- If your symptoms do not start to improve within two days, make an appointment to speak with a doctor.
- If you are using any other eye drops or ointments, leave 5-10 minutes between using each one.
- Do not wear soft contact lenses while you are using sodium cromoglicate eye drops unless your doctor has advised you otherwise. This is because bottles of eye drops contain preservatives which can affect soft contact lenses. The single-dose units do not contain a preservative.
Can sodium cromoglicate eye drops cause problems?
Along with their useful effects, most medicines can cause unwanted side-effects although not everyone experiences them. The table below contains some of the most common ones associated with sodium cromoglicate eye drops. You will find a full list in the manufacturer's information leaflet supplied with the drops. The unwanted effects often improve as your body adjusts to the new medicine, but speak with your doctor or pharmacist if any of the following continue or become troublesome.
|Sodium cromoglicate eye drop side-effects||What can I do if I experience this?|
|Mild eye irritation such as burning or stinging, blurred vision||These usually disappear within a few minutes of applying the eye drops. Do not drive and do not use tools or machines until your vision is clear|
Bottles of eye drops contain preservatives which some people can develop an allergic reaction to. If your eye becomes red or inflamed because of using the drops, contact your doctor for advice.
How to store sodium cromoglicate eye drops
- Keep all medicines out of the reach and sight of children.
- Store in a cool, dry place, away from direct heat and light.
- Bottles of eye drops only keep for four weeks once the bottle has been opened, so do not use the drops if the bottle has been open for longer than this. This will help to prevent the risk of eye infections.
- Single-dose units should be used as soon as the unit is opened. Do not store or re-use opened units for subsequent doses. This is because the units do not contain any preservative.
Important information about all medicines
This medicine is for you. Never give it to other people even if their condition appears to be the same as yours.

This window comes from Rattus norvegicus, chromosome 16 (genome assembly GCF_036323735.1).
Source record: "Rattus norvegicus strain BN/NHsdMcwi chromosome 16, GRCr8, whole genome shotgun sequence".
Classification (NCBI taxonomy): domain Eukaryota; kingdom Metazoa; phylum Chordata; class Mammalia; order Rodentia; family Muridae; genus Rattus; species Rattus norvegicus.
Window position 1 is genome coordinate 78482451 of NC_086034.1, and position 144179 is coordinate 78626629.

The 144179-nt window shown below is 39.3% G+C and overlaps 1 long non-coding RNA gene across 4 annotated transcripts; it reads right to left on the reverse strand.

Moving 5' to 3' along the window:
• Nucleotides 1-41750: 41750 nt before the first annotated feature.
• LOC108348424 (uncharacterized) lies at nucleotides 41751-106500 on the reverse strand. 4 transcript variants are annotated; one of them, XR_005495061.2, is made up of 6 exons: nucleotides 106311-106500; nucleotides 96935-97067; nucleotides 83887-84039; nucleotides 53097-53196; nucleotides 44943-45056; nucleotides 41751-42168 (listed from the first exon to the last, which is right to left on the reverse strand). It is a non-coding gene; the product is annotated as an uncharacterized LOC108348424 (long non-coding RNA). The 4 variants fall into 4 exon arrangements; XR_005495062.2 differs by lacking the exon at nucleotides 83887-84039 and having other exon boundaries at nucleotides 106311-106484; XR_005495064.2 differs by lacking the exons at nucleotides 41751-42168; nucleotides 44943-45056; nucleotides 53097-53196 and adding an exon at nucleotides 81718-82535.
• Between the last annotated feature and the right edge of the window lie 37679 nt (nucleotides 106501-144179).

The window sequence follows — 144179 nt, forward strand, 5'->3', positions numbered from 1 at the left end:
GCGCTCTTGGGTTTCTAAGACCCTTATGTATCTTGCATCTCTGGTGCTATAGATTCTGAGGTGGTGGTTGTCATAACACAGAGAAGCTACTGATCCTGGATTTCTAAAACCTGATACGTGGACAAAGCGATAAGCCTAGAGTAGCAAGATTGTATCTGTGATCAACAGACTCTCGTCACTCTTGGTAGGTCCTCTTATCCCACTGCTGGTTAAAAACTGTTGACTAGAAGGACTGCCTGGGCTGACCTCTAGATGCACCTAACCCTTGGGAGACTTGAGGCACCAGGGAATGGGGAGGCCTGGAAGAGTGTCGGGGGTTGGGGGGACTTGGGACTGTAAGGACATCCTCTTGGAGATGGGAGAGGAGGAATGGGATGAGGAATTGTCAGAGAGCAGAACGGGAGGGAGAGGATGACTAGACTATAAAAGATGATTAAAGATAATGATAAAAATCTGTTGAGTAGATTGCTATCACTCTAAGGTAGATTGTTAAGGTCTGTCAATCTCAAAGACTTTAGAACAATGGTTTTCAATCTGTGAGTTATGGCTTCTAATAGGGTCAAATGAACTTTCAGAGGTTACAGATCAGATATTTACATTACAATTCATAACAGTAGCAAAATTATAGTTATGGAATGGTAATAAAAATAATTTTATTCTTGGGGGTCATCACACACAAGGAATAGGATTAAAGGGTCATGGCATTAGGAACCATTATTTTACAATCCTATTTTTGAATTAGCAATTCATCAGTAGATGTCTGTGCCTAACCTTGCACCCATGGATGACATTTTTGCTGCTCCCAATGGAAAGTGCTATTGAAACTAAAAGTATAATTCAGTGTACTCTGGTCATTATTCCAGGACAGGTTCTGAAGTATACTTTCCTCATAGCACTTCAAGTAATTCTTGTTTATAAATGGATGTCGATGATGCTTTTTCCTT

If you buy any medicines, check with a pharmacist that they are safe to use with your other medicines.
If you suspect that someone has swallowed some of the drops by accident, contact the accident and emergency department of your local hospital for advice.
If you are having an operation or dental treatment, tell the person carrying out the treatment which medicines you are using.
Never keep out-of-date or unwanted medicines. Take them to your local pharmacy which will dispose of them for you.
If you have any questions about this medicine ask your pharmacist.
Further reading and references
; FDC International Ltd, The electronic Medicines Compendium. Dated June 2015.
; Rayner Pharmaceuticals Ltd. The electronic Medicines Compendium. Dated March 2017.
British National Formulary, 75th Edition (Mar 2018); British Medical Association and Royal Pharmaceutical Society of Great Britain, London.
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Disclaimer: This article is for information only and should not be used for the diagnosis or treatment of medical conditions. Patient Platform Limited has used all reasonable care in compiling the information but make no warranty as to its accuracy. Consult a doctor or other health care professional for diagnosis and treatment of medical conditions. For details see our conditions.